Hello – have purchased a house withe a large side and rear garden.

On contacting the council they have advised that the said garden is in the green belt and that my house is deemed to be outside of the cutilage of the local village.

Their is only 4 semis on the 2 adjoining roads where the green belt demarcation has been drawn at the front garden of our propertys – all of the other propertys have the green belt demarcation drawn at the rear garden area’s of the property’s.

My whole property is surrounded by trees – it has allotments to the side and the national forest to the rear.None of my garden is visible to the general public and as so does not have any natural vista or open space so to speak off.

Building a house would not detract from any view – none of the 3 other semi’s have access or any available land to be build. Building in my garden plot would not cause a rush of applications from these 3 semi’s. My next door neighbour has built a 30 X 20 garage workshop at the bottom of his garden , has this set a precedent. I am looking to appeal and hoping to have my plot included in the next local area plan – any advice as part of my appeal would be greatly appreciated.

postcode de11 0tp lyndhurst should you wish to view the area. many thanks.

  • John Inglis

    I’m cautiously optimistic about your chances here.

    Most Green Belt applications boil down to two issues. Land use and loss of ‘openness’. Your garden is probably already considered ‘residential’ so there shouldn’t be too much of an issue there.

    The issue of openness is more tricky but, luckily, there is a loophole that you can use. Permitted development rights allow you to build extensions and outbuildings on half of your curtilage (i.e garden). This way well be how your neighbour got their workshop approved. I suggest you submit a Lawful Development Certificate for a large, low shed that covers half the garden.

    You never have to build the shed, just get the council to acknowledge that you could. Then when you apply for a separate dwelling, you can trade off the volume and footprint of the new house against that of the approved shed. This should overcome the issue of loss of openness.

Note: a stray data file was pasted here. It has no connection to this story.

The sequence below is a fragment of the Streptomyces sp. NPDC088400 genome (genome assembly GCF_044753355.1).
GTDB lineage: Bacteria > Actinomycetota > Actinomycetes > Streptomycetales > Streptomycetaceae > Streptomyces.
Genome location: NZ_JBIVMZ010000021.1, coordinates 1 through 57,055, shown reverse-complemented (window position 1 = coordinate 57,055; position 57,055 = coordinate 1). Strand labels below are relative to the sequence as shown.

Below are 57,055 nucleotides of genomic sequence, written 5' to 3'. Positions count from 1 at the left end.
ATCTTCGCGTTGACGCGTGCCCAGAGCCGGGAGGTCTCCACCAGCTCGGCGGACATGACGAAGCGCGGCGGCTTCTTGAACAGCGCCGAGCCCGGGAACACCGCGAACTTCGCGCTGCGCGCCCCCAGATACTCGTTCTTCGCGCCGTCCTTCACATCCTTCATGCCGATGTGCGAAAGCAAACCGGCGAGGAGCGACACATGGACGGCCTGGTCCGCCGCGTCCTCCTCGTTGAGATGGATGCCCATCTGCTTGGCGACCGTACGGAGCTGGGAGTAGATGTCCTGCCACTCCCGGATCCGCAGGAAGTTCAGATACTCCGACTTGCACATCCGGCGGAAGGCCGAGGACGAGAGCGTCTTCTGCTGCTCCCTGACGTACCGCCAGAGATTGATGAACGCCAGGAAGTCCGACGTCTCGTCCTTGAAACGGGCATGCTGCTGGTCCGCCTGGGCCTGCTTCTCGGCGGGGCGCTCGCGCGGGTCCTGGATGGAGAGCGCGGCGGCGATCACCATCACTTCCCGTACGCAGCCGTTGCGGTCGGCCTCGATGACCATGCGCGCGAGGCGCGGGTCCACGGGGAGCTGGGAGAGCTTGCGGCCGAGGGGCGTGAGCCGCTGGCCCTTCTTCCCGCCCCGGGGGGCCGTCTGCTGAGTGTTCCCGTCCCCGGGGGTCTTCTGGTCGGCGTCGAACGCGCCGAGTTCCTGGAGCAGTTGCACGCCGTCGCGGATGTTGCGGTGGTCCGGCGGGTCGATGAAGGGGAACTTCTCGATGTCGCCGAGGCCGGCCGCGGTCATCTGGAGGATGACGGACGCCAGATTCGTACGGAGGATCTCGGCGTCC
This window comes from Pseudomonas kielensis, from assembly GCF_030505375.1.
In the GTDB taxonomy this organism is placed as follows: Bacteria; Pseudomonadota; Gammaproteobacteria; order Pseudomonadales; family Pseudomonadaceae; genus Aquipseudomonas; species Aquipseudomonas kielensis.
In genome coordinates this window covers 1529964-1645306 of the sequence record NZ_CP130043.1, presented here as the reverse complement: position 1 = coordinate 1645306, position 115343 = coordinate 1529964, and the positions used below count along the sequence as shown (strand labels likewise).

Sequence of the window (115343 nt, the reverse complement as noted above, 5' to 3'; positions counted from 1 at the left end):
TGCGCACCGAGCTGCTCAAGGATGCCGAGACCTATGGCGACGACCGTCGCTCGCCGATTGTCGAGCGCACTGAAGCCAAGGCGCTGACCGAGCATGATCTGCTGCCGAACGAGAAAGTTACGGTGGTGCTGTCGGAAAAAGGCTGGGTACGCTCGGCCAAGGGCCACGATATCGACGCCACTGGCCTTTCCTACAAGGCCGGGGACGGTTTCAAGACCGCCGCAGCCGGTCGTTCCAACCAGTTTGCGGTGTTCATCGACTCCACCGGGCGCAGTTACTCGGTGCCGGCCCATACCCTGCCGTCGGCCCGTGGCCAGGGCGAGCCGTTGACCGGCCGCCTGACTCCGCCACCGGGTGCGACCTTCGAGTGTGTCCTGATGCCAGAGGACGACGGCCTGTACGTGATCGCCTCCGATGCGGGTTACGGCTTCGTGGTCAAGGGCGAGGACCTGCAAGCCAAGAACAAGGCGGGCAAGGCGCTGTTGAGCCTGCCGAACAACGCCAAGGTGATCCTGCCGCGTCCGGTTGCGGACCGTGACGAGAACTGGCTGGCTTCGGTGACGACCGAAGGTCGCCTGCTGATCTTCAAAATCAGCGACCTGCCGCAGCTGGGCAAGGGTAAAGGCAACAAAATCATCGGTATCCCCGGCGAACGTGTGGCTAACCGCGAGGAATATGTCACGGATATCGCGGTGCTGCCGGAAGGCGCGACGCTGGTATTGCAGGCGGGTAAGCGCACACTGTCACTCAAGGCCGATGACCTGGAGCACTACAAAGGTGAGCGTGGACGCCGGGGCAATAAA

I’ve written an article about PD rights and outbuildings, which you can find by searching online for "Studio 425 Outbuildings and Permitted Development".

  • Nigel Lewis

    Sorry John, I would not advocate your route. There is no need to get the council to acknowledge that you can build outbuildings covering half the garden, as that is a fact, unless of course Henry is in a National Park. You could simply refer to the potential to build the outbuildings in the Design Statement. However, applying for imaginary buildings that are ancillary to an existing house is a whole lot different than applying for permission for a real house. For a start any outbuildings would have to be no more than 4m high, which is a lot less than the height of a normal house or bungalow. The outbuildings will not generate additional movements of vehicular traffic. Building imaginary outbuildings would never involve consultations with neighbours, the parish council, highway authorities etc. I therefore believe that neither the local planning authority, or if it came to it, the Planning Inspectorate would hang much weight on the possible existence of imaginary outbuildings.

    I would also not be cautiously optimistic of Henry’s chances, I wouldn’t be so cavalier to build up someone’s hopes whilst having so little information.

    Applying for permission for a house in an area of countryside or greenbelt zoned outside the residential village area is more than likely going to result in a refusal. It is zoned like that for a reason. Any application, as all planning applications are, would be a gamble, only with this application the chances are heavily stacked against Henry.

    Henry, If there is a case for your house, I would start by doing a lot of research. For example, how large is your garden once it is divided up compared to adjoining gardens and how big in relation to the gardens in the other outlying areas of the village? Has anyone else in your planning authority area achieved consent for an additional dwelling in the greenbelt and if so how did they go achieve it? What is the view of neighbours and maybe the parish council to development? What does the actual local plan say about residential development in the countryside? Doing this homework might lead you to decide to abandon the idea before it comes to design. If however you still believe it has a chance, start looking at low key designs that follow the pattern of buildings and use materials common to your area.

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